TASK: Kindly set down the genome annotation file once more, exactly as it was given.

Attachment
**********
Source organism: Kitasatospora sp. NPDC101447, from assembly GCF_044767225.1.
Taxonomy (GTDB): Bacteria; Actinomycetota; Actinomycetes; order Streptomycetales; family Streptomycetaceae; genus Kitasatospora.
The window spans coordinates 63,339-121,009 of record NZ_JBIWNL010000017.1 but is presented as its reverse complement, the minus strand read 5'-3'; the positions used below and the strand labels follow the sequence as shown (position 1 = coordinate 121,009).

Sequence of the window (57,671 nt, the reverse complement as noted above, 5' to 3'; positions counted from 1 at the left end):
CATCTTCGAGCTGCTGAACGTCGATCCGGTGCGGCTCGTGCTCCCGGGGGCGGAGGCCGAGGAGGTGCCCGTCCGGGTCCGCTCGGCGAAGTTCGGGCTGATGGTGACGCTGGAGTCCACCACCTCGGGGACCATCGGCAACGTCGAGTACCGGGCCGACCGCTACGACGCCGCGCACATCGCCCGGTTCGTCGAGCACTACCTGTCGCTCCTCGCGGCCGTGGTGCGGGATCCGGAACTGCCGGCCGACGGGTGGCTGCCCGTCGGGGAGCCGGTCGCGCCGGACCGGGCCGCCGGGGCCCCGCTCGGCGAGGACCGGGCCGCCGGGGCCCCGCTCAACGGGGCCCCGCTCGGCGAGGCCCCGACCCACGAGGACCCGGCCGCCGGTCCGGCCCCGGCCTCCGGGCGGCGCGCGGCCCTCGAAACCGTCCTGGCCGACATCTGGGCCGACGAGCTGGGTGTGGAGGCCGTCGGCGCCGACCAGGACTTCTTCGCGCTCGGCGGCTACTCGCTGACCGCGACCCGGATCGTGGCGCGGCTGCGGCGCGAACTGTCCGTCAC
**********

Source organism: Kitasatospora sp. NPDC101447, from assembly GCF_044767225.1.
Taxonomy (GTDB): Bacteria; Actinomycetota; Actinomycetes; order Streptomycetales; family Streptomycetaceae; genus Kitasatospora.
The window spans coordinates 63,339-121,009 of record NZ_JBIWNL010000017.1 but is presented as its reverse complement, the minus strand read 5'-3'; the positions used below and the strand labels follow the sequence as shown (position 1 = coordinate 121,009).

Sequence of the window (57,671 nt, the reverse complement as noted above, 5' to 3'; positions counted from 1 at the left end):
CATCTTCGAGCTGCTGAACGTCGATCCGGTGCGGCTCGTGCTCCCGGGGGCGGAGGCCGAGGAGGTGCCCGTCCGGGTCCGCTCGGCGAAGTTCGGGCTGATGGTGACGCTGGAGTCCACCACCTCGGGGACCATCGGCAACGTCGAGTACCGGGCCGACCGCTACGACGCCGCGCACATCGCCCGGTTCGTCGAGCACTACCTGTCGCTCCTCGCGGCCGTGGTGCGGGATCCGGAACTGCCGGCCGACGGGTGGCTGCCCGTCGGGGAGCCGGTCGCGCCGGACCGGGCCGCCGGGGCCCCGCTCGGCGAGGACCGGGCCGCCGGGGCCCCGCTCAACGGGGCCCCGCTCGGCGAGGCCCCGACCCACGAGGACCCGGCCGCCGGTCCGGCCCCGGCCTCCGGGCGGCGCGCGGCCCTCGAAACCGTCCTGGCCGACATCTGGGCCGACGAGCTGGGTGTGGAGGCCGTCGGCGCCGACCAGGACTTCTTCGCGCTCGGCGGCTACTCGCTGACCGCGACCCGGATCGTGGCGCGGCTGCGGCGCGAACTGTCCGTCAC